Do the students choose to be in the mentor program?
Students are selected for the program based on teacher and counselor recommendations and with parent permission. Some youth in the program do not believe they are capable of success in school nor do they see the value in education. Many are making risky choices. Some just simply need the support of an adult friend who is not their parent, teacher, or counselor.
Students can decide to continue/discontinue their mentor match as they feel necessary. Many mentor/student matches develop a strong friendship and carry on their relationship for years.
- I like to travel and go out of town during the winter months. Can I still mentor?
There are many different ways to mentor. A number of mentors travel out of state on vacation or live elsewhere during the winter months. Many mentors choose to continue their mentoring relationship by letter or email. Students continue to benefit from this long distance relationship. When mentors return to the area, they reunite with their mentor student. For example, one mentor of our mentors was gone for several months during the winter and left her mentor student a treat bag. The student would go and pick out a treat at the day and time she and her mentor usually met. There are many ways to continue the "connection" with a student despite your physical absence. The mentor staff and guidance counselors are always available to give helpful ideas.
- What happens if my schedule changes and I can't mentor during my scheduled time?
It's not uncommon to have a schedule change without notice. If your schedule changes and you are unable to mentor, simply call the school and inform the office personnel or guidance counselor of your inability to meet. They will contact your student and inform him/her of your schedule change. Perhaps it would be easier to reschedule and meet on another day. The important thing is to make your mentor student aware of your absence. One of the four rules of the mentor program is to be dependable. Many of the children in the mentor program have been let down numerous times. The mentor program strives to create a dependable and trustworthy relationship between student and mentor. Earning a child's trust is hard and often difficult to rebuild.
- Can I meet with my student outside of school or off school grounds?
No. One of our "4 rules" is to MEET ONLY AT THE SCHOOL during the school day. We have two good reasons for insisting you follow this rule: First, many students do not like school, have little success with school, or are not well accepted. Our experience shows that meeting with a mentor is the highlight of the week for some of the students. In many cases, a students' attendance has improved because he/she knows the mentor will be there. Second, there are liability issues with meeting off of school grounds. This rule not only protects the student, but it also protects the Mentor and the Mentor Program. Meeting at other sites increases the possibility of a vulnerable situation for both the Mentor and the student. Mentors are covered by the school insurance while performing mentor service on the school grounds.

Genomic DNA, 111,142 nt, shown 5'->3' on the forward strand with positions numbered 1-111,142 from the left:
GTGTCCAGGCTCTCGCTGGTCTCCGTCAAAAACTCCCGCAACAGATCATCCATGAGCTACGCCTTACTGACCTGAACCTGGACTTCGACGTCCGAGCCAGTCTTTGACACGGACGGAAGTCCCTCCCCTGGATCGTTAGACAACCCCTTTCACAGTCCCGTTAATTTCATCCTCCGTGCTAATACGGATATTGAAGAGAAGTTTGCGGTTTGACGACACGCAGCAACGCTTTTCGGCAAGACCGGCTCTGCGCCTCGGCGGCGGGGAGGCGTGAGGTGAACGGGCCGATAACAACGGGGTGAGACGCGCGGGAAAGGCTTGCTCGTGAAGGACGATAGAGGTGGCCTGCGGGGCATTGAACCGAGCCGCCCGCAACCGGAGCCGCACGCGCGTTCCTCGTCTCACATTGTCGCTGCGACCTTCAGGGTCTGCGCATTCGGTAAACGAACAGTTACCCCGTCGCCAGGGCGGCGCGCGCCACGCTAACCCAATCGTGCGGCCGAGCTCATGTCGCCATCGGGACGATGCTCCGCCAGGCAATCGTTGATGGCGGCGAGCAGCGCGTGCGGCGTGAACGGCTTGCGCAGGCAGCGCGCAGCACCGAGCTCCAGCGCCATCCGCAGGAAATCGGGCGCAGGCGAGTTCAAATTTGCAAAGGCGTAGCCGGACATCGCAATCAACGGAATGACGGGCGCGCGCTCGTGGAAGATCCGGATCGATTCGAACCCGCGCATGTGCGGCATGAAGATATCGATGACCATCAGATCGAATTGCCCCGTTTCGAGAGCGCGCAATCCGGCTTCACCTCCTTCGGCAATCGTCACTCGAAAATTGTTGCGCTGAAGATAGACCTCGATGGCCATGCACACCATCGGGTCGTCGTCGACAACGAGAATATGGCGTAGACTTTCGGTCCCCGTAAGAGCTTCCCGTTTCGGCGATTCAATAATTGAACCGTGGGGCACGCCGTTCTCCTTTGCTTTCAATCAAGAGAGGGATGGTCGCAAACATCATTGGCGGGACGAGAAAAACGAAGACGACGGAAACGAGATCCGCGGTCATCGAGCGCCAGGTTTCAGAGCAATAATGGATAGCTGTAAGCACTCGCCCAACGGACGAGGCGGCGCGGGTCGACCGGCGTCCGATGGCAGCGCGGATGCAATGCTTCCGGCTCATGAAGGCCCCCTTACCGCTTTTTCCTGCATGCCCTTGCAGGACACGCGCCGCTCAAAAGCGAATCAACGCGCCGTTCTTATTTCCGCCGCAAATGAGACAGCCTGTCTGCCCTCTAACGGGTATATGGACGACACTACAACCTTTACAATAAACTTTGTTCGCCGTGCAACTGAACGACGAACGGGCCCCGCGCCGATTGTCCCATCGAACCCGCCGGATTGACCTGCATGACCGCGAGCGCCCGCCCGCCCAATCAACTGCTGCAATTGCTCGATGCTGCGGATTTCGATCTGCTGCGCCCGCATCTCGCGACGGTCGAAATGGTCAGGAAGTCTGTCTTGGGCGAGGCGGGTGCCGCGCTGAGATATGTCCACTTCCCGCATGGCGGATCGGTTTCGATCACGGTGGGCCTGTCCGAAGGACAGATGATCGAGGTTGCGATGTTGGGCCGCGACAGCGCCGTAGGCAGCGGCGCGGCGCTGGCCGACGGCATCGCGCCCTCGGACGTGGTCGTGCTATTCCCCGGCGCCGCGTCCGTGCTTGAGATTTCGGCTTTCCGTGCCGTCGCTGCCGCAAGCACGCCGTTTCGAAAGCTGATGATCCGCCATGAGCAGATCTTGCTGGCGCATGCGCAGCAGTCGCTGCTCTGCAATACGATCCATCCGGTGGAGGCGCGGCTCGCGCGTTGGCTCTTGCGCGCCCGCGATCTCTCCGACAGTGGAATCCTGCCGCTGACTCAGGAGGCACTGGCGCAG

The Mentor Program is a school-based program. If you want an opportunity to "make a difference" in the life of a child outside of the school hours and location, opportunities exist with other organizations like Big Brothers Big Sisters, 4-H, city recreation programs, scouting, church groups, and the YMCA.
- Am I too old/young to be a mentor?
Mentors range in age from high school to retired individuals in their late eighties. Mentoring is really about how young you feel and your desire to get involved with a child. There is no age requirement for becoming a mentor. We all have something of value to give to a child. All it takes to become a mentor is the desire to make a difference. Ask yourself these questions: Can I be trusted to show up when I say I will? Can I listen to people? Can I let someone know I understand their concerns? Do I know how to be a friend? Can I offer encouragement and support? If you answered "yes" to these questions, you have what it takes to be a mentor. It may be the easiest life-changing experience you'll ever have! As one new mentor recently said in regard to mentoring, "it's the highlight of my week!"
- How do I know if mentoring is really what I want to do?
Some individuals simply "know" mentoring is something they want to do. Others are more skeptical and aren't sure what to expect. A new mentor, prior to meeting her mentor student for the first time, said, "I didn't sleep all night because I was worried my mentor student wasn't going to like me...." That same mentor and her student have developed a wonderful relationship and the mentor now states, "I absolutely love mentoring, I wish I would have done it sooner."
Studies show that kids want and crave attention of adults. The Mentor Program requires a one semester commitment. If at anytime your relationship with your mentor student does not go well, the counselor and mentor staff are there to assist. At times mentors and students are not well matched. In these cases, the mentor is given the option of being rematched with another student.
Mentors also benefit from the mentor match. One mentor recently wrote,"The young man assigned to me has given me a whole new look on life. He has come out of his shell and I have found I CAN MAKE A DIFFERENCE. Unlike any job I've had-mentoring gives me the most satisfaction."
- Can I choose who I mentor?
Upon applying to the mentor program, mentors are encouraged to give input as to what age group they feel comfortable in mentoring. The mentor program works with students grades K-12 thus the opportunities for mentoring are wide spread. Male mentors are always matched with a male student while female mentors are matched with either male or female students.